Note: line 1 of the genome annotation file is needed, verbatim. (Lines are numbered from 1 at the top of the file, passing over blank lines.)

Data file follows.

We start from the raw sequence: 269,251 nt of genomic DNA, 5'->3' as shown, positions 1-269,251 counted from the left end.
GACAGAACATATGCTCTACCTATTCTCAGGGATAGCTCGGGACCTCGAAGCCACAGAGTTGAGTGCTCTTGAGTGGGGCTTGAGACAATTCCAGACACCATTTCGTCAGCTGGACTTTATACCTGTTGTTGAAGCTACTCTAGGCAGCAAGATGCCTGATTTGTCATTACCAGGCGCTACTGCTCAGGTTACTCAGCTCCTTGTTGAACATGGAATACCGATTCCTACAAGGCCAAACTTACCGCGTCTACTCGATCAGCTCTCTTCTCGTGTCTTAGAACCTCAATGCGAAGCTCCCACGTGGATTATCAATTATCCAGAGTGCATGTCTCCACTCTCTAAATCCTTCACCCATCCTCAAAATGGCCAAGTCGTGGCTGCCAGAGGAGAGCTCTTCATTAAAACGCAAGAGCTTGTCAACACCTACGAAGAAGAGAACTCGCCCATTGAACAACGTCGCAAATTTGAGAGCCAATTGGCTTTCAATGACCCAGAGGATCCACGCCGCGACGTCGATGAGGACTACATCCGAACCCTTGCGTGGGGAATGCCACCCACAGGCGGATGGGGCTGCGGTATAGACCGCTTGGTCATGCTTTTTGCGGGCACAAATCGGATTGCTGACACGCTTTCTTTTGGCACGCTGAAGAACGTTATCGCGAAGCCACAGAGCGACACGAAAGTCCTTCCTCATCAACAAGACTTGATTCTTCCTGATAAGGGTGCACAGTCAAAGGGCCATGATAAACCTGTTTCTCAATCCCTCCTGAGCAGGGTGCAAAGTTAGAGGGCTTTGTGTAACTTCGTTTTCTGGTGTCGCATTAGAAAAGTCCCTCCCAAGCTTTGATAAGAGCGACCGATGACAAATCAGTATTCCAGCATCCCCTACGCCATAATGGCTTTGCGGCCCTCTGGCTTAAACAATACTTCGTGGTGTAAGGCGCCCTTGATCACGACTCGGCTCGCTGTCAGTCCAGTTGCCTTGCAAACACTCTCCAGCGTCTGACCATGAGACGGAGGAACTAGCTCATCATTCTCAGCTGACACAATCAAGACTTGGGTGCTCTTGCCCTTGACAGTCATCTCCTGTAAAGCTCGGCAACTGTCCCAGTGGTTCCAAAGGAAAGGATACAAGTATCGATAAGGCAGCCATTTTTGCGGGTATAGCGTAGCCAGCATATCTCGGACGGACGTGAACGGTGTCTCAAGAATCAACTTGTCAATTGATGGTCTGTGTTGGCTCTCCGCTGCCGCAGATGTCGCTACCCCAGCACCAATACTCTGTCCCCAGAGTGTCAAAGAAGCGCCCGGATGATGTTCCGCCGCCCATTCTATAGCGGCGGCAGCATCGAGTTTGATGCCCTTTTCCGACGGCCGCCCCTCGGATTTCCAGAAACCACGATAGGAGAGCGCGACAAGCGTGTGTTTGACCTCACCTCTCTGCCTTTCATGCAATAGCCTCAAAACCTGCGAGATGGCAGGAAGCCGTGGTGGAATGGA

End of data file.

We start from the raw sequence: 269,251 nt of genomic DNA, 5'->3' as shown, positions 1-269,251 counted from the left end.